Your organization’s website is an island in a vast digital sea. Its job is to connect you to the outside world. Is your website a bridge or a pier?
I’ve been writing about website strategy using the metaphor of building bridges to your clients. You need a clearly defined website strategy to know where your website destination is and the size/type/depth of the audience gap you want to bridge. You need to create the right positioning and micro-interactions to build an online connection with your audience through your website.
Many service-based business websites lack a cohesive strategy and end up building bridges to nowhere. You can tell if your organization’s website is a bridge to nowhere when there are no tangible connections between your organization’s vision and business goals and your website vision and goals (Hint: If you have not put these connections in writing, you’ve probably built a bridge to nowhere.).
Organizations that do have a clear sense of where they want their website to go, often under allocate the time, money, and people resources necessary to build proper bridge connections with their audience. These websites end up functioning more like piers than bridges.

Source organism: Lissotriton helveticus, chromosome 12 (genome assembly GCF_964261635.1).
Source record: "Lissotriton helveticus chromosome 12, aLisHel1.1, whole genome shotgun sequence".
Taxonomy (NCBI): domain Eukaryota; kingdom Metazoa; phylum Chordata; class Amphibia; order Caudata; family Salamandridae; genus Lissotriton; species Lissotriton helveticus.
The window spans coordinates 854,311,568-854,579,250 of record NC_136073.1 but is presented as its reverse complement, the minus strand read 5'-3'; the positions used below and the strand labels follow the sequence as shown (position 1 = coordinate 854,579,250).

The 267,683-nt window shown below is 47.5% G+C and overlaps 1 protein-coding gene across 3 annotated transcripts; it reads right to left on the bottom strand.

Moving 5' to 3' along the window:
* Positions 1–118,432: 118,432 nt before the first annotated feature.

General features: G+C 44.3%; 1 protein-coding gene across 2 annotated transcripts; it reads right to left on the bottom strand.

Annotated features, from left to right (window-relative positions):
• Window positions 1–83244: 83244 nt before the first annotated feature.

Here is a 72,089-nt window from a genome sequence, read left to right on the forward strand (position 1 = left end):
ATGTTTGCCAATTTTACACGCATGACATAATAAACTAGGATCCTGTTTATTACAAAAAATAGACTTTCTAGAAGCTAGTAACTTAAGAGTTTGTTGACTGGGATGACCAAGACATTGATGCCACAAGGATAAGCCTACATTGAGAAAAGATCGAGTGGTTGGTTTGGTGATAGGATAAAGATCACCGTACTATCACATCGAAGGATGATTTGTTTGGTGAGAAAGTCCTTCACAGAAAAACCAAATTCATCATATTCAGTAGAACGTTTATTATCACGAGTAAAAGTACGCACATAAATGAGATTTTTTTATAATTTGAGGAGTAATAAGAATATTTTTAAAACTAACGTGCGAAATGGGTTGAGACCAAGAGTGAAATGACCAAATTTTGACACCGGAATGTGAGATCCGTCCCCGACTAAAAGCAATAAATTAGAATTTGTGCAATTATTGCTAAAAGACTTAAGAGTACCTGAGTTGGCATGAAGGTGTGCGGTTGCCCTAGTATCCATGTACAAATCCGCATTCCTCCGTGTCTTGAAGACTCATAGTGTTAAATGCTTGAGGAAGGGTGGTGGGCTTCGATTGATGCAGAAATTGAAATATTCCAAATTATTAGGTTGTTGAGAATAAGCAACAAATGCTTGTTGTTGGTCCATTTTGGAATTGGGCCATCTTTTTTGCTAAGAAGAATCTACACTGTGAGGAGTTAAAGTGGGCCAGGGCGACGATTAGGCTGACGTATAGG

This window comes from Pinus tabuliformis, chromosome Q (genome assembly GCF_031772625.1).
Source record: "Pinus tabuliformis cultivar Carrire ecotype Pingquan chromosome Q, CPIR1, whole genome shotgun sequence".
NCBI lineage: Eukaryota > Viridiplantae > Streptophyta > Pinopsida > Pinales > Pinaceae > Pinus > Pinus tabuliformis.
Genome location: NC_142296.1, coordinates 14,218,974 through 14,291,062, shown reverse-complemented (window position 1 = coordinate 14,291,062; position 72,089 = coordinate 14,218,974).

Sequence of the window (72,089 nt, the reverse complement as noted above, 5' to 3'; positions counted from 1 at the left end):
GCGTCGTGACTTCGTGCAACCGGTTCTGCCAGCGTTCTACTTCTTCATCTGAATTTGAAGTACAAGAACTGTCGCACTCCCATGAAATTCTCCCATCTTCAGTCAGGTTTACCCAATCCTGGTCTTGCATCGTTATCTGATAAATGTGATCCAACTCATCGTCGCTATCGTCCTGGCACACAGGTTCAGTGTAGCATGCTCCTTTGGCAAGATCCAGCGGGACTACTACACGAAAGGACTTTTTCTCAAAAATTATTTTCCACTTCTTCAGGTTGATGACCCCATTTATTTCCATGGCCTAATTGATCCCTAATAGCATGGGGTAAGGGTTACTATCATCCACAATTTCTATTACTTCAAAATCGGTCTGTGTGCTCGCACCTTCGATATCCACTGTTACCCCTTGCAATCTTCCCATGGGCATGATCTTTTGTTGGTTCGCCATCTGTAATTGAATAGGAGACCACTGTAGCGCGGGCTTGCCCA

“Pier” websites expect a client to hop in a boat, travel to and dock at their organization, then explore their island (content). Pier websites are branding tools at best and brochure-ware at worst. Pier websites provide static content rather than create sustainable, engaging connections with visitors.
Pier websites are useful when you are a very large, well-known brand, and you have multiple platforms and ways for your audience to continually connect with you in the digital sea. Companies employing pier websites also have significant brand equity built up over the years and boatloads of advertising dollars to cast into the sea.
Smaller organizations should focus their website strategy on interactions that build bridges with their audience in meaningful, repeatable ways. Branding and design are critical for building pier website strategies. They become much less important for building bridges. Focus on long-form blog post content, social media platforms, newsletters, and video/podcasting interactions through your website to build bridges of continual interaction.
Need some help finding ways to shift your website from a pier to a bridge? Let’s chat.